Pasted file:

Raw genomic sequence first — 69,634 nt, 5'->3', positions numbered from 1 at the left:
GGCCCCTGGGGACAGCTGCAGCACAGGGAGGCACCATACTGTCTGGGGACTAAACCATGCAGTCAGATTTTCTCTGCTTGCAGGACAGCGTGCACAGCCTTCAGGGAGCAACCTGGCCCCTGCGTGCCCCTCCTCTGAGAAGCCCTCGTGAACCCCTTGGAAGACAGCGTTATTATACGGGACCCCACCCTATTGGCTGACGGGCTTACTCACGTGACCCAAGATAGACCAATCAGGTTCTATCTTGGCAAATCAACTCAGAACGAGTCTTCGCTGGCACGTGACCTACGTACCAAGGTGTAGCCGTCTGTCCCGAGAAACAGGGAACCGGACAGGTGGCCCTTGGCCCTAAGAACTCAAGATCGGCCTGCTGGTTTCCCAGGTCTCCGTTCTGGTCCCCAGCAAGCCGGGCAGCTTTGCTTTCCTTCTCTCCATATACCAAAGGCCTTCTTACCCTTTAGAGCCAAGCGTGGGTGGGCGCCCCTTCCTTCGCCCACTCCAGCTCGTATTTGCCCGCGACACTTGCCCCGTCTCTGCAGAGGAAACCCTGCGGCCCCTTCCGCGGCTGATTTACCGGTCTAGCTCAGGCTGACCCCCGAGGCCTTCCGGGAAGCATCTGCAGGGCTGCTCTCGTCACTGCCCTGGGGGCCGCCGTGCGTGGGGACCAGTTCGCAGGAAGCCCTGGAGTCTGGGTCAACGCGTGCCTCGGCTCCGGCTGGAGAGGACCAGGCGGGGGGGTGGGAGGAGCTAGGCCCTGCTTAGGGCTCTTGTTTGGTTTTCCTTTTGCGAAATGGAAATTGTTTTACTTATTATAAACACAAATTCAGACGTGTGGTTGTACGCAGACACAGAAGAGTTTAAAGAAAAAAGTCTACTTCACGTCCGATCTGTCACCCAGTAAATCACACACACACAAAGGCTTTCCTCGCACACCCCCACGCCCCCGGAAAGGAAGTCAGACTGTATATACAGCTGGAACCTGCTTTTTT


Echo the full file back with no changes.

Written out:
Raw genomic sequence first — 69,634 nt, 5'->3', positions numbered from 1 at the left:
GGCCCCTGGGGACAGCTGCAGCACAGGGAGGCACCATACTGTCTGGGGACTAAACCATGCAGTCAGATTTTCTCTGCTTGCAGGACAGCGTGCACAGCCTTCAGGGAGCAACCTGGCCCCTGCGTGCCCCTCCTCTGAGAAGCCCTCGTGAACCCCTTGGAAGACAGCGTTATTATACGGGACCCCACCCTATTGGCTGACGGGCTTACTCACGTGACCCAAGATAGACCAATCAGGTTCTATCTTGGCAAATCAACTCAGAACGAGTCTTCGCTGGCACGTGACCTACGTACCAAGGTGTAGCCGTCTGTCCCGAGAAACAGGGAACCGGACAGGTGGCCCTTGGCCCTAAGAACTCAAGATCGGCCTGCTGGTTTCCCAGGTCTCCGTTCTGGTCCCCAGCAAGCCGGGCAGCTTTGCTTTCCTTCTCTCCATATACCAAAGGCCTTCTTACCCTTTAGAGCCAAGCGTGGGTGGGCGCCCCTTCCTTCGCCCACTCCAGCTCGTATTTGCCCGCGACACTTGCCCCGTCTCTGCAGAGGAAACCCTGCGGCCCCTTCCGCGGCTGATTTACCGGTCTAGCTCAGGCTGACCCCCGAGGCCTTCCGGGAAGCATCTGCAGGGCTGCTCTCGTCACTGCCCTGGGGGCCGCCGTGCGTGGGGACCAGTTCGCAGGAAGCCCTGGAGTCTGGGTCAACGCGTGCCTCGGCTCCGGCTGGAGAGGACCAGGCGGGGGGGTGGGAGGAGCTAGGCCCTGCTTAGGGCTCTTGTTTGGTTTTCCTTTTGCGAAATGGAAATTGTTTTACTTATTATAAACACAAATTCAGACGTGTGGTTGTACGCAGACACAGAAGAGTTTAAAGAAAAAAGTCTACTTCACGTCCGATCTGTCACCCAGTAAATCACACACACACAAAGGCTTTCCTCGCACACCCCCACGCCCCCGGAAAGGAAGTCAGACTGTATATACAGCTGGAACCTGCTTTTTT